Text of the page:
Norway wealth fund makes $143 billion profit as AI surge lifts tech

By Gwladys Fouche

ARENDAL, Norway (Reuters) -Norway’s sovereign wealth fund made a profit of 1,501 billion crowns ($143 billion) for the first half of the year, partly due to the growth of U.S tech companies and their development of artificial intelligence.

The $1.4 trillion fund’s holdings in tech companies jumped by nearly 39% in the period, with Apple, Microsoft and Nvidia as the stocks contributing the most, helping to drive the fund’s 10% overall return.

CEO Nicolai Tangen told Reuters the strong return came as a surprise for such a large fund given “a pretty worrisome backdrop”, with high inflation and geopolitical tensions.

It was partly due to AI becoming mainstream from previously being seen as “something with potential”, said deputy CEO Trond Grande.

“Now we are seeing that potential being realised and that is being priced in the stock markets of these companies,” Grande told Reuters.

That has also led the fund, the world’s single largest stock market investor, to recently reduce its overweight investment position in major tech companies.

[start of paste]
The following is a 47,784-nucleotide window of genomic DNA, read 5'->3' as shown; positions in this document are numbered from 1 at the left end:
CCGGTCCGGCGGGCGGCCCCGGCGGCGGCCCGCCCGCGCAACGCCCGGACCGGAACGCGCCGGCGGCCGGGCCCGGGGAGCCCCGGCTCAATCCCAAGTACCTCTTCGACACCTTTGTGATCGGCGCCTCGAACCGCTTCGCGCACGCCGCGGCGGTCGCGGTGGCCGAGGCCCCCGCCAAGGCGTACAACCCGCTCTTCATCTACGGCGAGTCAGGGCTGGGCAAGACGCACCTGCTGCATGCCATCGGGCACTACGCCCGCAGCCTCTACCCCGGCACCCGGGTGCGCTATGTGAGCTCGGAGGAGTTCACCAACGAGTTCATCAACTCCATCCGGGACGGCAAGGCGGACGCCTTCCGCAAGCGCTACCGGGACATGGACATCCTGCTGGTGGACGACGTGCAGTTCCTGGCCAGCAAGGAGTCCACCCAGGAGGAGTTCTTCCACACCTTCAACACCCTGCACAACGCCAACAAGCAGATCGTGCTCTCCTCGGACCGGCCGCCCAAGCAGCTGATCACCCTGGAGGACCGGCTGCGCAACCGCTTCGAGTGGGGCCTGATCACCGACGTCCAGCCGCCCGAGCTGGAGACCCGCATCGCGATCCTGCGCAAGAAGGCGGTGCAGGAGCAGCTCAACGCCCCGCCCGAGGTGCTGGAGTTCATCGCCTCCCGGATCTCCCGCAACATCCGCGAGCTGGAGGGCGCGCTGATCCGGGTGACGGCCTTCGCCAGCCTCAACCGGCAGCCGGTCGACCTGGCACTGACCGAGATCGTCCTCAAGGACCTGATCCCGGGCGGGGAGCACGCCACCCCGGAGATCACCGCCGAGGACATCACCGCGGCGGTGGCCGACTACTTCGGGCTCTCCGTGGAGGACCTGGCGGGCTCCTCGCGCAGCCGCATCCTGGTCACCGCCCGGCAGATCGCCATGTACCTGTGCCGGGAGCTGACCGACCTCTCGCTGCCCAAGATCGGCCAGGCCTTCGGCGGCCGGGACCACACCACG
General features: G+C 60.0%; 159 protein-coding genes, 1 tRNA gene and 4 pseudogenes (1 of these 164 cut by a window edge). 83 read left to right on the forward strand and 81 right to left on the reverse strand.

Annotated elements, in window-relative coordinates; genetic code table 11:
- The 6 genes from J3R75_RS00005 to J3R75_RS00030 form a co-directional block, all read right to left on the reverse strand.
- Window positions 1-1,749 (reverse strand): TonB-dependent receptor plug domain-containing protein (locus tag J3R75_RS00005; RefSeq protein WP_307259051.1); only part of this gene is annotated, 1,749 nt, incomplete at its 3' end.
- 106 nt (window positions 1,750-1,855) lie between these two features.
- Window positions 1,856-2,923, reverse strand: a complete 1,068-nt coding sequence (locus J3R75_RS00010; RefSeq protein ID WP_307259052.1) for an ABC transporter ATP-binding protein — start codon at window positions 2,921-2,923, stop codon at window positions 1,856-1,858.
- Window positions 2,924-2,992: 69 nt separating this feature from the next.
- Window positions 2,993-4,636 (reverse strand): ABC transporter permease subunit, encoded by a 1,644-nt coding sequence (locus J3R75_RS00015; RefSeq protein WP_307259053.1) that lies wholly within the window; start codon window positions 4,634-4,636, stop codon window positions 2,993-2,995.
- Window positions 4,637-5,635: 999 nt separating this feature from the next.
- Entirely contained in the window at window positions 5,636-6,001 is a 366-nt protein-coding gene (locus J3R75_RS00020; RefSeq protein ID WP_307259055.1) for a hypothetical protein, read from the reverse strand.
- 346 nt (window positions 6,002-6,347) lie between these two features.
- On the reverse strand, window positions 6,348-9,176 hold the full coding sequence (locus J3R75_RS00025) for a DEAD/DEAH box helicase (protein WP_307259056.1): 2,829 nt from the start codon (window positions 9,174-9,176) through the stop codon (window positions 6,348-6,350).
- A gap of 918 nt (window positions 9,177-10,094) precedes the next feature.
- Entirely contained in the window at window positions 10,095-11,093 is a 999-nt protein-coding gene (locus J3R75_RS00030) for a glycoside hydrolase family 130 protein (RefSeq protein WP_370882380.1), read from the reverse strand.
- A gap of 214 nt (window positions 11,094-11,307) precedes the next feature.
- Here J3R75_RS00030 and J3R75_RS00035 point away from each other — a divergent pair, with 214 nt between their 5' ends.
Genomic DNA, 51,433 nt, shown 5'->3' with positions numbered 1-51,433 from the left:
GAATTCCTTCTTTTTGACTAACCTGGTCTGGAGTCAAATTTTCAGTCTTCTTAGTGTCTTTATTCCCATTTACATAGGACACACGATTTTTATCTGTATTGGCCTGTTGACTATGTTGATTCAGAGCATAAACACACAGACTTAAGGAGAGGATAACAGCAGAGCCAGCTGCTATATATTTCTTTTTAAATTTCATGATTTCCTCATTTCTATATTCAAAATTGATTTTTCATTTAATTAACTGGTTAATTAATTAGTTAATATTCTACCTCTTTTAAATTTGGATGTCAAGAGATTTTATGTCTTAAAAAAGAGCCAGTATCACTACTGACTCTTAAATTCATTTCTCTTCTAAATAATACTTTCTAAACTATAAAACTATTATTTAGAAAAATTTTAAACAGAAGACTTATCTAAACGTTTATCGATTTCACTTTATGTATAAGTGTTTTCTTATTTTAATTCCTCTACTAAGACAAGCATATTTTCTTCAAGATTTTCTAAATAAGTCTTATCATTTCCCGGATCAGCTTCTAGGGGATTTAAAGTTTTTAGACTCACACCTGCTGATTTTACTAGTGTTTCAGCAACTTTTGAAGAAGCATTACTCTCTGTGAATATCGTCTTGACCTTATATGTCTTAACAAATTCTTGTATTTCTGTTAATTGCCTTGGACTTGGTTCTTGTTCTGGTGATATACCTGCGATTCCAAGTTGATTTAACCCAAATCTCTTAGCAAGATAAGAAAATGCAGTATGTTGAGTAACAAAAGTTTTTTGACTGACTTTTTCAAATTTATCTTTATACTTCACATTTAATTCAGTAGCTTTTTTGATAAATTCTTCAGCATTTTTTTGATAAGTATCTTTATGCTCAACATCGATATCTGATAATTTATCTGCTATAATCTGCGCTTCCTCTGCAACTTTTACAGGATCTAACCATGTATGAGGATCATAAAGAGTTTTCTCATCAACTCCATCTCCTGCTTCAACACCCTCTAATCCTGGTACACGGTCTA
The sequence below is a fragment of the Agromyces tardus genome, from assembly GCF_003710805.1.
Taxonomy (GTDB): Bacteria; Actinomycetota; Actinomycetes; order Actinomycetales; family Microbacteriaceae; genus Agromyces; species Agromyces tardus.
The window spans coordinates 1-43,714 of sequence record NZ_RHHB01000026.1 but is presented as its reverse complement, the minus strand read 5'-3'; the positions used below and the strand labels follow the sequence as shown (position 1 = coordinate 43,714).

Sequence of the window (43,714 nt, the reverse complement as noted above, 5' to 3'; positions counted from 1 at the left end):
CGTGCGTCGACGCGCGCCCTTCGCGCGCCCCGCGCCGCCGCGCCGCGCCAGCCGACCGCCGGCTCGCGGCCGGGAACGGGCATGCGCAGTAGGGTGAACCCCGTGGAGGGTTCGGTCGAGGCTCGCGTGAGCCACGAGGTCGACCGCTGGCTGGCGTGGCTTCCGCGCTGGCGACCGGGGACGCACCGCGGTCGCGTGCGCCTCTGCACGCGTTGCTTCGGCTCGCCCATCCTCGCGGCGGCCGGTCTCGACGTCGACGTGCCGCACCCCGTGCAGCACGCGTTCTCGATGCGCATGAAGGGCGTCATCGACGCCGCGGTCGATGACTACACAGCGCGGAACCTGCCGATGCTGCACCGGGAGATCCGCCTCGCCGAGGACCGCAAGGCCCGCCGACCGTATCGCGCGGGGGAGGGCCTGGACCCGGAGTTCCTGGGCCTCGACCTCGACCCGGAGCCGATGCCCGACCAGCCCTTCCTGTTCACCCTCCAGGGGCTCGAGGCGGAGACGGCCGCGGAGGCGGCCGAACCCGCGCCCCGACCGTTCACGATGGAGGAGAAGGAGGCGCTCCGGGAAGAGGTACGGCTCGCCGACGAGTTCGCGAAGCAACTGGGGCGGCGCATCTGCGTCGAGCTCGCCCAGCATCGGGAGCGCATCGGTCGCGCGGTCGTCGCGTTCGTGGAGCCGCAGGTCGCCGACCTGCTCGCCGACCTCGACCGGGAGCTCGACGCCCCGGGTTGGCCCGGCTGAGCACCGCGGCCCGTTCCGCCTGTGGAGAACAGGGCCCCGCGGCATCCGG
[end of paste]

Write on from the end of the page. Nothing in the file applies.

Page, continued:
Asked whether he was concerned about a possible crash in tech stocks, Tangen said: “We are always conscious and worried about the biggest exposures of the fund. Now they are in the tech sector. Therefore we monitor that very thoroughly.”

Tech is the largest sector among the fund’s equity investments, representing 11.9% of the its total value at end-2022, its data showed. The fund is also urging companies it invests in to develop and use AI responsibly.

Looking ahead, Tangen said the fund expects it will be difficult to reduce inflation worldwide, not least due to a new phenomenon – inflation fuelled by climate change.

Global warming is lowering food harvests, and thus increasing food prices, and reducing productivity since some workers are unable to work in the middle of the day in some countries.

“The new thing here is the link between climate (change) and inflation and therefore between climate and financial markets,” Tangen said.

The fund, which invests the Norwegian state’s revenues from oil and gas production, owns on average 1.5% of all listed stocks worldwide. It also invests in bonds, unlisted real estate and renewable energy projects.

($1 = 10.5224 Norwegian crowns)

(Reporting by Gwladys Fouche; writing by Nerijus Adomaitis; editing by Niklas Pollard and Jane Merriman)